The process takes some time, but I learned a lot from it. I have just completed the application process for science writing/scientific communication jobs and can say that the process is very similar to applying for the AAS Media scholarship. Even if you go through the application process and are ultimately not selected, applying is a huge learning experience and great practice for the job market.
What I learned from the scholarship experience
The fellowship has three main components: managing press releases, writing Nova articles, and attending AAS meetings. Press releases from universities, observatories, government agencies, etc. are displayed on the AAS Press Twitter account and astronomy in the news. Usually the press team takes shifts throughout the week and during your shifts you just need to be “on call” and issue press releases when they arrive. It’s super easy and just google articles to find their source (we try to post directly from universities or telescopes if we can).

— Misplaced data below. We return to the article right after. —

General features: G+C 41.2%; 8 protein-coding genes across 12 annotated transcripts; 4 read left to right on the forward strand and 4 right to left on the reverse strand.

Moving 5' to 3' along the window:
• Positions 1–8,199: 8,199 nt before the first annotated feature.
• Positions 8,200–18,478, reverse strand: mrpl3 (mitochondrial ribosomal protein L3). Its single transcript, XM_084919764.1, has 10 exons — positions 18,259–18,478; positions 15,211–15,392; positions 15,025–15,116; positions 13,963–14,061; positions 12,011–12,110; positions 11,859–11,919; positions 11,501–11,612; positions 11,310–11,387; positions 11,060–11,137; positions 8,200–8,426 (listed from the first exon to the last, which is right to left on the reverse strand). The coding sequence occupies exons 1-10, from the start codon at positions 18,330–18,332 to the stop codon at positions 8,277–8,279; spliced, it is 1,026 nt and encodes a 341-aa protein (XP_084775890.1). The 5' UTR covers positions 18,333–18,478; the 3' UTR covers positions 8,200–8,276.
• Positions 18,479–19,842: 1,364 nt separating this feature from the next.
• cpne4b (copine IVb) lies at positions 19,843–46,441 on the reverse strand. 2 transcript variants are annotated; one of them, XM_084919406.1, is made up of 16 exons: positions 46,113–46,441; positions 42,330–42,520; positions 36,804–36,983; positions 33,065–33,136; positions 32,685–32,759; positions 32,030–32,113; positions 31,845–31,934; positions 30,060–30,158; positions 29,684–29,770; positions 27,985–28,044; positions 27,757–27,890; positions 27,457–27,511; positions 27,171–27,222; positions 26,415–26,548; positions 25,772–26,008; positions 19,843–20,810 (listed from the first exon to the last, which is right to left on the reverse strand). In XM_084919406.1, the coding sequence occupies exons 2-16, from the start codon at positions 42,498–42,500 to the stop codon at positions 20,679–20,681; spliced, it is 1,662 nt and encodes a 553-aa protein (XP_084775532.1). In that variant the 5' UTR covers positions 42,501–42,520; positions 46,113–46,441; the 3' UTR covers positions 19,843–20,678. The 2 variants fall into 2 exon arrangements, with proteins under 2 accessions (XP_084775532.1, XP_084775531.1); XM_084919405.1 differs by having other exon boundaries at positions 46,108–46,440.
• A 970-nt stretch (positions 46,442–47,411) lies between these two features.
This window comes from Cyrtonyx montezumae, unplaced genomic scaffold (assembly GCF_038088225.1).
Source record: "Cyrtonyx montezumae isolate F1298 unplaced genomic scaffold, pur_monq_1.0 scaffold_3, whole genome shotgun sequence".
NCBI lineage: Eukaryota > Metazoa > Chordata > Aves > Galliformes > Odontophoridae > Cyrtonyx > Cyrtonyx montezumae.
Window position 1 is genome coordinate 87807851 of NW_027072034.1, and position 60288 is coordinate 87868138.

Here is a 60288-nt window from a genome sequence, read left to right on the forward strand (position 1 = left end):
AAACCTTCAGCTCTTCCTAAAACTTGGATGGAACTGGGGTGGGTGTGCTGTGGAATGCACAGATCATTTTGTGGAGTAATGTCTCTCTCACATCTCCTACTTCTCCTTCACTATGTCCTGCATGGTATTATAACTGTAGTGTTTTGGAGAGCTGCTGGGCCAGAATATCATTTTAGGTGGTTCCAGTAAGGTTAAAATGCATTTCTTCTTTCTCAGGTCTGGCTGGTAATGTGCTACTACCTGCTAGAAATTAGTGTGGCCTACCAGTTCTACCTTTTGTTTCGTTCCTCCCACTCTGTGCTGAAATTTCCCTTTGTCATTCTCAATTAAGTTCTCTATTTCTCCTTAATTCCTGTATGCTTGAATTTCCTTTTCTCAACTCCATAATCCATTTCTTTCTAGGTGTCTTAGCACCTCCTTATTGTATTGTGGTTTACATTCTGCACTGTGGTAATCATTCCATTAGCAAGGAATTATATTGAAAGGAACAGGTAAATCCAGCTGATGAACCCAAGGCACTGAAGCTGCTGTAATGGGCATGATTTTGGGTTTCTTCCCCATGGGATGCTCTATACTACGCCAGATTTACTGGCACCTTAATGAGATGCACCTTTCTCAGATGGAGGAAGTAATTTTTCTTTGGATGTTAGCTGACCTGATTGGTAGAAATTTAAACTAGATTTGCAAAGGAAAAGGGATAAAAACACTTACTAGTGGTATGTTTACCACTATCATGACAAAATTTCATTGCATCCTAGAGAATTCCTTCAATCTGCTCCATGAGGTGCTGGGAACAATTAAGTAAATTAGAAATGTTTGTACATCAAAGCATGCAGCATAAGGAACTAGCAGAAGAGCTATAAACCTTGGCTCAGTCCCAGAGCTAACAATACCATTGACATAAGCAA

Writing for AAS Nova is a lot like writing for Astrobites in that you have to summarize scientific papers. It took me a little while to get used to the style, which is more concise and on a slightly higher level than Astrobites but still very similar. The articles on which we write come only from AAS journals (the Astrophysical Journal, the Astrophysical Journal, the Letters, the Astrophysical Journal, the Supplements, the Astronomical Journal, the Planetary Science Journal and the Research Notes of the ‘AAS) so it’s a bit more limited (unlike Astrobites where you can write on any article) and are recommended by editors for Nova highlights. Although you can opt out of the list and choose a recent article from any AAS journal, we try to stick to the recommendations of the editors. Sticking to the recommendations given to us meant that I had to learn subjects that I didn’t know, which was challenging but really enjoyable. The AAS Nova editor (Kerry Hensley) and AAS publicist (Susanna Kohler) are incredibly helpful with the posts.